A Clinical Study of Topical Pyratine 6 for Improving the Appearance of Photodamaged Skin

February 2008 | Volume 7 | Issue 2 | Original Article | 131 | Copyright © February 2008

Jerry L. McCullough PhD, Raymond L. Garcia MD, Barry Reece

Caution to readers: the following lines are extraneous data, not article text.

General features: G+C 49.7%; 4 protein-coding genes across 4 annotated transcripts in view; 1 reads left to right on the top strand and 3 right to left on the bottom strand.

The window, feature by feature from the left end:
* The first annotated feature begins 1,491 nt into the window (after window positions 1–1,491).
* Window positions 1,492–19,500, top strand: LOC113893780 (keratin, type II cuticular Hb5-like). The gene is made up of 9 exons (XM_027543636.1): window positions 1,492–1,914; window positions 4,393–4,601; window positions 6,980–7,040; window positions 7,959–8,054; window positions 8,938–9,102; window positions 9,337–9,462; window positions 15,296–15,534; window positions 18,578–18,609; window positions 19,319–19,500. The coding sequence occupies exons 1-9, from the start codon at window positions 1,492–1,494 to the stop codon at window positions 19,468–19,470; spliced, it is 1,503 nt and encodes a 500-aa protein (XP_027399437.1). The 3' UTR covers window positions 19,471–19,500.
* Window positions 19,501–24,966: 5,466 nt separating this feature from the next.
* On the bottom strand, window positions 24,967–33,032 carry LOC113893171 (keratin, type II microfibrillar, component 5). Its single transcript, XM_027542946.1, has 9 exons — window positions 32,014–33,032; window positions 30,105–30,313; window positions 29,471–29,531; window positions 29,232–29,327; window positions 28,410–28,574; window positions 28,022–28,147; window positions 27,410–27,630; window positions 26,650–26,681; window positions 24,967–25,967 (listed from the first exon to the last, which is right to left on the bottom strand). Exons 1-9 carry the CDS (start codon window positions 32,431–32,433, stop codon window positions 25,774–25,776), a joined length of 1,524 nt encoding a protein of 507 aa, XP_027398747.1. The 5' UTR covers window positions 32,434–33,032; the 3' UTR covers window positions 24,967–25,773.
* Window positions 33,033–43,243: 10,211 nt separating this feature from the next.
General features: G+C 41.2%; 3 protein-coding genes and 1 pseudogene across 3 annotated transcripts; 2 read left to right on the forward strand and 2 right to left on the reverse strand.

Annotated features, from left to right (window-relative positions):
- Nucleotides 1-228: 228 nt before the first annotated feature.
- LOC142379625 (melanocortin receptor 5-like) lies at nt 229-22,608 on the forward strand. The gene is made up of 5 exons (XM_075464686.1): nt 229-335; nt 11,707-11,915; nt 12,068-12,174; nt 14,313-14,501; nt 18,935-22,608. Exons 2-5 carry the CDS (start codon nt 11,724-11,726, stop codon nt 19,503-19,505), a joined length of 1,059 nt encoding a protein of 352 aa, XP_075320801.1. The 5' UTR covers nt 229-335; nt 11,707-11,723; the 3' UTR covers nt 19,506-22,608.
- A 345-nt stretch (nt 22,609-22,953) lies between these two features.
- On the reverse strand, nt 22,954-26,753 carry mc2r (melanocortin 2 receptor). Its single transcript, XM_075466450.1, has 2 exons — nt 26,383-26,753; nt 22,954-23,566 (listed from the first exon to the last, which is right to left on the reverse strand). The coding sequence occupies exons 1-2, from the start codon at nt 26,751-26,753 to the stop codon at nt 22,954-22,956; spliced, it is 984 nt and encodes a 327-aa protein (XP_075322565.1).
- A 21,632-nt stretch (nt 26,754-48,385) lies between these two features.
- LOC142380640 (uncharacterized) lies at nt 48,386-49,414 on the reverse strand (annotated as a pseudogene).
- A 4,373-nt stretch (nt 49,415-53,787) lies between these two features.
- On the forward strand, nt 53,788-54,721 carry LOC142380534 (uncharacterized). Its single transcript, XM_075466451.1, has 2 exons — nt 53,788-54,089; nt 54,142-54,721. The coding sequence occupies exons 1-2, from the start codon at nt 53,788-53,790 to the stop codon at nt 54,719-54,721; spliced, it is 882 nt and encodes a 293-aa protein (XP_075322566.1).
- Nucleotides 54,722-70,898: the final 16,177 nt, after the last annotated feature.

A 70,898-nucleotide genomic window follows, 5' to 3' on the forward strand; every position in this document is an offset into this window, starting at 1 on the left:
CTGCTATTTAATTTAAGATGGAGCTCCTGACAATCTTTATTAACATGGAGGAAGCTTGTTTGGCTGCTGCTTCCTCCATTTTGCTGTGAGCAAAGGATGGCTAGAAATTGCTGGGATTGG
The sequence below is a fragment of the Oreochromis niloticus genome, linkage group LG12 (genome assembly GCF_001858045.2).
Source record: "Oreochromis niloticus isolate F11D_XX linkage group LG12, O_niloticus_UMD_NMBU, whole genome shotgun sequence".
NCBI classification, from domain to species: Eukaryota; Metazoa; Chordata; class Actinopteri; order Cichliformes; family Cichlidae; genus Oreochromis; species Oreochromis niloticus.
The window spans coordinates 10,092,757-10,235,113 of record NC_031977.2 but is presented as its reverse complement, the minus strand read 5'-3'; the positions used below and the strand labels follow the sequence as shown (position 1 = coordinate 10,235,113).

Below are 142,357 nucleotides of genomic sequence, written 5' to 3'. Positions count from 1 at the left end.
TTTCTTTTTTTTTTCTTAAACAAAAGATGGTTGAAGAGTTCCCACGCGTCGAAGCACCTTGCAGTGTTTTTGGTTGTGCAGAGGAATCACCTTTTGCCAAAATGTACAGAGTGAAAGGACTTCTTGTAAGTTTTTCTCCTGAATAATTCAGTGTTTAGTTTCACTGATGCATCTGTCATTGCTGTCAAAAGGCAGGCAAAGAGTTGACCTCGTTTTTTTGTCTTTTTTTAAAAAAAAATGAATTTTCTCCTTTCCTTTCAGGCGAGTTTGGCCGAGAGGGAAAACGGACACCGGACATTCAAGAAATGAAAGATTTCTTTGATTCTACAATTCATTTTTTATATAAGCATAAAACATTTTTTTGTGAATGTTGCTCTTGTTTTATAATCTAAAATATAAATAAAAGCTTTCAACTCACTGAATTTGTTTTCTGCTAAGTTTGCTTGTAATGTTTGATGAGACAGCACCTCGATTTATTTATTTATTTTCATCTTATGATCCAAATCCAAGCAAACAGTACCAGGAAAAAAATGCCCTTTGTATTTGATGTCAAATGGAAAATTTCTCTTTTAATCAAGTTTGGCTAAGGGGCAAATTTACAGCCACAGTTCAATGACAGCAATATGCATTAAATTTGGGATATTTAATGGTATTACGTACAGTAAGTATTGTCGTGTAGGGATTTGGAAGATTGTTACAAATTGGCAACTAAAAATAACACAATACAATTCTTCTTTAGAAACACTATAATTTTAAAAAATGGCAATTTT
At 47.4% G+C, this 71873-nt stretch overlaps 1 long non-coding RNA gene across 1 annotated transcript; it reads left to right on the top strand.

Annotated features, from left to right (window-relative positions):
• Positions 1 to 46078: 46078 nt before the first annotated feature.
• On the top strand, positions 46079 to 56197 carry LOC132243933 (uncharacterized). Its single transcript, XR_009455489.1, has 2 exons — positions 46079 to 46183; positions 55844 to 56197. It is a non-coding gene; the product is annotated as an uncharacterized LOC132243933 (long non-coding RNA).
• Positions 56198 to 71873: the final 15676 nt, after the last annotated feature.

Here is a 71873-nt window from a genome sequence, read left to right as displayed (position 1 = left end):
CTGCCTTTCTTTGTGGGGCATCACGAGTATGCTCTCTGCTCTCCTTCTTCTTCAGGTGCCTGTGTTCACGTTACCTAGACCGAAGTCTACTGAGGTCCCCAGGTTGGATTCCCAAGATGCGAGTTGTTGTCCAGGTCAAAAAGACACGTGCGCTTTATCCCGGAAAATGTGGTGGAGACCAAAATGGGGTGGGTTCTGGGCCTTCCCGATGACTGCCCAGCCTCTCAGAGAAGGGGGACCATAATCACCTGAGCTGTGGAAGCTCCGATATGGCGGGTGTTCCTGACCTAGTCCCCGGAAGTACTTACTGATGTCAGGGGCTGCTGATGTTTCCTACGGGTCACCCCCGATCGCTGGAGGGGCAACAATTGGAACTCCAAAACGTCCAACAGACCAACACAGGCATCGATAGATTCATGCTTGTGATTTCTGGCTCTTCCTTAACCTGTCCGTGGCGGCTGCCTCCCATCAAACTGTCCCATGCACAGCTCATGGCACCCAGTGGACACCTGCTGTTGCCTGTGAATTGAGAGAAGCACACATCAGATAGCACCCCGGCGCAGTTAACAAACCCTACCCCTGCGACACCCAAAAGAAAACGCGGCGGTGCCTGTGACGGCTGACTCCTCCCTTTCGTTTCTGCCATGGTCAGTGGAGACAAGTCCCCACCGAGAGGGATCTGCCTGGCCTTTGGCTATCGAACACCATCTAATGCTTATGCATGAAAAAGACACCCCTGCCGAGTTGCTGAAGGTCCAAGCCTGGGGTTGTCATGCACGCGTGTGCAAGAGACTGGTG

Objective: Pyratine 6™ has been shown to have antiaging effects in human skin cells. The purpose of this study is to determine the cosmetic efficacy and tolerance of topical Pyratine 6 (0.10%) over 12 weeks for improving the baseline clinical signs and symptoms of photodamaged facial skin. Methods: A single-arm longitudinal study with observations at 2, 4, 8, and 12 weeks was conducted. Forty healthy women with mild to moderate signs of photodamaged facial skin applied Pyratine 6 twice daily for 12 weeks. Efficacy and safety were evaluated by clinical observations, digital photography, transepidermal water loss (TEWL), skin capacitance, and silicon replicas at each time point. Results: Topical Pyratine 6 achieved significant improvement from baseline in roughness and skin moisture content after 2 weeks. After 4 weeks, significant improvement in fine wrinkles, mottled hyperpigmentation, and TEWL were observed. Improvements in most parameters were maintained throughout the remaining weeks of the study. For most silicon replica parameters, changes were consistent with increased skin smoothing. Facial erythema was reduced at 2 weeks and further reduced at 4, 8, and 12 weeks. Adverse effects were minimal and transient. Conclusions: Treatment with Pyratine 6 over 12 weeks improves roughness and skin moisturization in 2 weeks compared to baseline and mottled hyperpigmentation and fine wrinkles in 4 weeks compared to baseline. Reduction in facial erythema occurs as early as 2 weeks. Adverse effects are minimal and transient.